Gingrich Signs Personhood USA Pledge

Well, Newt Gingrich signed the Personhood pledge. True story: A few weeks ago, when Gingrich’s surge started, I said to a friend, “I’ll say this for Newt. If he were president, I don’t think he’d, like, allow the United States to go out of business and succumb to the mass anarchy of roving mobs by accident.” To which the person replied, “No, if Newt were president and that happened, it would be on purpose.”

The guy’s not stupid, in other words. He’s smart enough that when he recently spoke in favor of a national personhood amendment at the Thanksgiving Family Forum, and then got flack for it, he clarified that he thinks personhood begins at “successful implantation,” not fertilization. Perhaps he was thinking of how the personhood-at-fertilization definition—so decisively trounced in Mississippi—raised serious worries that assisted reproduction and hormonal birth control would become unavailable and/or illegal.

Except now he’s signing the pledge put forward by Personhood USA, which says . . .  the opposite. Indeed, spokeswoman Jennifer Mason had said just weeks ago, “If Newt Gingrich believes that life begins at implantation, he is scientifically incorrect. . .  Any human embryology textbook confirms that life begins at the moment of fertilization.”

So did he inexplicably change his mind, opting for the bluntest possible definition of fetal personhood and tossing out the slightly-less-blunt one he had previously espoused? Did he miss the salient difference between the two definitions? (That seems unlikely.) Or might it have something to do with the fact that Romney hasn’t signed the pledge, that neither Gingrich nor Romney (albeit for different reasons) are viewed without suspicion by evangelical Protestant Christians or conservative Catholics, and that Gingrich has made a shrewd calculation that this will endear him to the people put off by his extramarital affairs? I can only guess, but like my friend said, here’s a smart guy who does things on purpose.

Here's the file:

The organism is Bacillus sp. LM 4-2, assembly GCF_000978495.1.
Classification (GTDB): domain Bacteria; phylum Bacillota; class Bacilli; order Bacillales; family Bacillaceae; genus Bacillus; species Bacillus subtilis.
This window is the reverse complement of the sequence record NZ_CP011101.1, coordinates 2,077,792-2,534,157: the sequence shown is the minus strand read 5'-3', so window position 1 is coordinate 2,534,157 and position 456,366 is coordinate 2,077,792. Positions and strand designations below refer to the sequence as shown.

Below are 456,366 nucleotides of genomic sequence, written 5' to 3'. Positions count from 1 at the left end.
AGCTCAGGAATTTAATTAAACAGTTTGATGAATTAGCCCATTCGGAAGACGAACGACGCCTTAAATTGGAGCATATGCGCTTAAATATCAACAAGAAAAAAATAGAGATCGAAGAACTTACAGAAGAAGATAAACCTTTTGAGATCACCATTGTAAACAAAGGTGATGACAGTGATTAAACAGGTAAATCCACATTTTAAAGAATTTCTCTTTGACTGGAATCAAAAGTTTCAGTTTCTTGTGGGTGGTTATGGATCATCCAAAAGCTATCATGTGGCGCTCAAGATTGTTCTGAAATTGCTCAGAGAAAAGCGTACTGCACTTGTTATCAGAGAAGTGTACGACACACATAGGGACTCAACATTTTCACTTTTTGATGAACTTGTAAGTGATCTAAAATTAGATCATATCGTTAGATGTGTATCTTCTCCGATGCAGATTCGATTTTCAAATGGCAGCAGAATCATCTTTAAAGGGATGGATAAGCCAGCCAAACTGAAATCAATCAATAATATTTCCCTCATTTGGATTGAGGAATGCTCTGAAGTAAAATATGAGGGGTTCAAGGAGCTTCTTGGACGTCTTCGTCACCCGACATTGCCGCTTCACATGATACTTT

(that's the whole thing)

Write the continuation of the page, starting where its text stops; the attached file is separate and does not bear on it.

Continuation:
sarah.morice.brubaker@ptstulsa.edu'

Sarah Morice-Brubaker is an assistant professor of theology at Phillips Theological Seminary in Tulsa, OK. In addition to writing for RD, she’s also written for The Christian Century, Dialogic Magazine, and Faith and Leadership. She has a chapter in the forthcoming edited volume from Ashgate, Placing Nature on the Borders of Religion, Philosophy, and Ethics.